Hitting the slopes

Snowflakes haven’t begun to fall yet, but skiers could be hitting the hills in Rossland as early as November

Snowflakes haven’t begun to fall yet, but skiers could be hitting the hills in Rossland as early as November.

Red Mountain Resort in Rossland has shelled out $1.5 million for snow guns from Italy that will allow ski racers to start training at the resort’s Legacy Training Centre before the official ski season starts.

Christine Andison, in planning and development at the resort and president of the Red Mountain Racers, says the investment will greatly benefit the local economy.

“The Red Mountain Racers annually host races, but last year, we had to move a race because it was an early season race,” she said, adding that while there was snow on the slopes, there wasn’t enough. “We lost the race and for the community, that was a huge hit. A race brings about 600 people to the community for six days. It is around $400,000 to $500,000 that hosting one of those races will bring to the community.”

Now that the ski resort will have a state-of-the-art snow making system, Andison says Red Mountain will be hosting two races this year, bringing nearly $1 million to local businesses during ski season.

Currently, the plan is to open the Legacy Training Centre to racers in training in mid-November, but Andison says there are discussions in progress about opening the hills to the public during certain hours.

“It will just be early season training for the first few weeks, but we are looking into trying to figure out a few options (for the public),” she said. “We’re not sure how it will work yet, but we hope to have a few openings for night skiing.”

Even if the resort is only open to racers for training, Andison says the economic impact on Rossland and Trail will be huge.

“It is literally bringing thousands of people to the community for the second half of November and the beginning of December when it is usually pretty quiet around here,” she said. “It is of huge benefit to all of the local businesses and accommodations. It is not only great for Rossland, but for Trail as well. The team hopes to train at the aquatic centre and places like that. It will be awesome.”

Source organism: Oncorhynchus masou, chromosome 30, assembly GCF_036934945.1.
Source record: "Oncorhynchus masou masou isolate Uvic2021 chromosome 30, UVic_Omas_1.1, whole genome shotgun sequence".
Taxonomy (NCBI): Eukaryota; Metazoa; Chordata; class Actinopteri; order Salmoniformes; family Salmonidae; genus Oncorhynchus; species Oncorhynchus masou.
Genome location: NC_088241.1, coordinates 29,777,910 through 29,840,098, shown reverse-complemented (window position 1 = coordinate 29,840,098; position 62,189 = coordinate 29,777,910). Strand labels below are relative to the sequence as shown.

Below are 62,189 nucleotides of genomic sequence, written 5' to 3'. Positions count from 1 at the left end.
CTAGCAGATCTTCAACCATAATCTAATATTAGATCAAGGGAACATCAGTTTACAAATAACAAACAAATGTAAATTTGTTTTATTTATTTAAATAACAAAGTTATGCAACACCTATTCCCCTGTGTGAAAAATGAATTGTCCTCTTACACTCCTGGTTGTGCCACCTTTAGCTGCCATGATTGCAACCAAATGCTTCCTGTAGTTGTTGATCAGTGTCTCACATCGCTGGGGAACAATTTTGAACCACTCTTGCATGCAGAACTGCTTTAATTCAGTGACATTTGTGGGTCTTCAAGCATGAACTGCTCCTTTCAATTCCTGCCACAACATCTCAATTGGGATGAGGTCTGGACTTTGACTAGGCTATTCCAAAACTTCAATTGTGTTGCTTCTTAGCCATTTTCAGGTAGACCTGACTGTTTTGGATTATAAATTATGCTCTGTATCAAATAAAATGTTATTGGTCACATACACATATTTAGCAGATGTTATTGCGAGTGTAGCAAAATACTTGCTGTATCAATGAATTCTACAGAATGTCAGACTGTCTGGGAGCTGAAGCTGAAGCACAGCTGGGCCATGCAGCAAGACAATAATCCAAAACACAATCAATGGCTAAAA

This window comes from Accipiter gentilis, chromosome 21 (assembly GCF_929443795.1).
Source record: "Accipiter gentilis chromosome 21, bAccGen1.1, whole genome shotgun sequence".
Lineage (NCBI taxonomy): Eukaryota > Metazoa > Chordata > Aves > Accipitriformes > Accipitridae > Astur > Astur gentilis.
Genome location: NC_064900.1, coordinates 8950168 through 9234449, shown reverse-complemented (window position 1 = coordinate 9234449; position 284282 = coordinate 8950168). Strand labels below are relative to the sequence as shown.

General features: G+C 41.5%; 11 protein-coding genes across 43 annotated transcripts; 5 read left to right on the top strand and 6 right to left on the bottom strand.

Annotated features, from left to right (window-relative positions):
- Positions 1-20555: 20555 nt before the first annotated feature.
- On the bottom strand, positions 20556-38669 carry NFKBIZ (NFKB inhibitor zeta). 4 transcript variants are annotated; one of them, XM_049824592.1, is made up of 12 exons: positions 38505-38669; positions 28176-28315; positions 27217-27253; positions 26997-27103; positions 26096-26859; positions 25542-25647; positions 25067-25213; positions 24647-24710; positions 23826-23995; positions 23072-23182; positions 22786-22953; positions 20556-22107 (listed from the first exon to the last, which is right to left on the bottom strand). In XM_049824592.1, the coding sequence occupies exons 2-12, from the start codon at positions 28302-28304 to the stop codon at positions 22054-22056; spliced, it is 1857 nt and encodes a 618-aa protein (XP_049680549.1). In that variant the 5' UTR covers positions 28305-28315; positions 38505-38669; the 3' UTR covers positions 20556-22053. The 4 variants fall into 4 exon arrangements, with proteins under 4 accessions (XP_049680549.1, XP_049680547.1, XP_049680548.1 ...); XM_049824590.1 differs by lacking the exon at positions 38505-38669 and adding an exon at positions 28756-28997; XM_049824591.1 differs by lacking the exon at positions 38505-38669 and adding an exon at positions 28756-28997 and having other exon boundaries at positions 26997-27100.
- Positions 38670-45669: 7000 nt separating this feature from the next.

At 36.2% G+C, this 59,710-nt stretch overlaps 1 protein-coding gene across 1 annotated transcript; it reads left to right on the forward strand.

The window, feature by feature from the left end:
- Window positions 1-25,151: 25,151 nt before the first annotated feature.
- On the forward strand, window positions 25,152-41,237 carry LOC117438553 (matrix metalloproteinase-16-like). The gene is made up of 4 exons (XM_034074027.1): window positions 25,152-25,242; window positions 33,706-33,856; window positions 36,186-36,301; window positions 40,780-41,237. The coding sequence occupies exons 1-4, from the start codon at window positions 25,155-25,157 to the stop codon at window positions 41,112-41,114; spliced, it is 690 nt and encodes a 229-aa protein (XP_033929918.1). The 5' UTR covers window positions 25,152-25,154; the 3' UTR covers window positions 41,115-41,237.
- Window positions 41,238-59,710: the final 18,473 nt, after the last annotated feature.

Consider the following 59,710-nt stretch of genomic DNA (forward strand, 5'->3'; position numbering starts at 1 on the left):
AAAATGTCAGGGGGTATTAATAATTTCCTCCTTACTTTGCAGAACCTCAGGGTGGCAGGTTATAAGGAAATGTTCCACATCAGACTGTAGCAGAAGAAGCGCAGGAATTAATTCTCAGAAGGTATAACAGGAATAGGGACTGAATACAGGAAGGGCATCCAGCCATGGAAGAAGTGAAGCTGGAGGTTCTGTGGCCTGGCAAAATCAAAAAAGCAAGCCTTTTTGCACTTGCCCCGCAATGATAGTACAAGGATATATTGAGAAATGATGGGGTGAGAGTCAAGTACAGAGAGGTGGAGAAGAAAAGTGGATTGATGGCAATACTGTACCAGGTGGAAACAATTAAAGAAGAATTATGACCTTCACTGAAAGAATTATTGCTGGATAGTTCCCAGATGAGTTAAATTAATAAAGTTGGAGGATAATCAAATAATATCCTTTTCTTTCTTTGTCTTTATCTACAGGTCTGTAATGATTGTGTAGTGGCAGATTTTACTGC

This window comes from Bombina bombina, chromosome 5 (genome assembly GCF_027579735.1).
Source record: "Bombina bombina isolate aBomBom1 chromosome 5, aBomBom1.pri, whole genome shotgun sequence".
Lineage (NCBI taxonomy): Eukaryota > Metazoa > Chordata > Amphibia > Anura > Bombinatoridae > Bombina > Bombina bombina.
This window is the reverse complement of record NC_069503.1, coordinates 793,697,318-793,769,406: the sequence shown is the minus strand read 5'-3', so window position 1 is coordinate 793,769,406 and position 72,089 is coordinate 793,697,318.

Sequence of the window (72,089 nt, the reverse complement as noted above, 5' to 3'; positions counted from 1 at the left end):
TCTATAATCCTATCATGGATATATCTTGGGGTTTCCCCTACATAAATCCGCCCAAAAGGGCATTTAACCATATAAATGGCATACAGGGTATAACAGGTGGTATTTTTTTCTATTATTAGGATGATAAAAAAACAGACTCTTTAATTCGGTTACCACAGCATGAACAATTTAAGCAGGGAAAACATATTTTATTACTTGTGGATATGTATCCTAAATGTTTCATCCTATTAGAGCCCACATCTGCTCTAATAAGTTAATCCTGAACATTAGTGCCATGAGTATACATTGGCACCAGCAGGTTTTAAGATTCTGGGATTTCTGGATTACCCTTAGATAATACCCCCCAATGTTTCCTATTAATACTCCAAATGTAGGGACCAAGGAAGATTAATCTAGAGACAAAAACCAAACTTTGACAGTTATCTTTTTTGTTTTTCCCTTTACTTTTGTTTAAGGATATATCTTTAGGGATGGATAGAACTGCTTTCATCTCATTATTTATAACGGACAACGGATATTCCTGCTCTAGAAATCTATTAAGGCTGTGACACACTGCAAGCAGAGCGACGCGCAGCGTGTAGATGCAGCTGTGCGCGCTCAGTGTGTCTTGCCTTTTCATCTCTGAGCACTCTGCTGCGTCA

Having their own snow-making system is something that has been in the works at Red Mountain for nearly 20 years.

“Brian Fry, Don Stevens and Sean Valentine (former race club presidents) were particularly instrumental in starting this,” said Andison. “They started dreaming about opening a training centre for early season training in the late 90s. It has been in the works for a long time and it is pretty exciting to to finally see it coming to fruition.”

The early season training is of significant benefit to the ski racers on the Red Mountain team, especially by keeping their training local.

“Our team spent part of the fall training in France last year,” said Andison. “It is difficult sometimes to obtain the training space that you need because there are so many teams vying for training lanes.”

Having a local training centre also gives racers more days on the slopes and will hopefully improve their results during the official racing season.

The new snowmaking equipment hasn’t made its way to the slopes yet, but it is en route.

“The snow guns themselves will be arriving in about two weeks,” said Andison, adding that the hill is already being prepared for the snow system. “The lines are being installed as we speak. They have completed the installation to the top of the t-bar and now they are headed to the top.”

The resort plans to start putting snow on the slopes around Halloween or as early as it is possible. It all depends on the weather.

“Usually around (the end of October) the temperatures are cool enough in Rossland,” said Andison.

The early season training starts at the Legacy Training Centre on Nov. 14 and the full resort is open to the public a month later on December 13.

 

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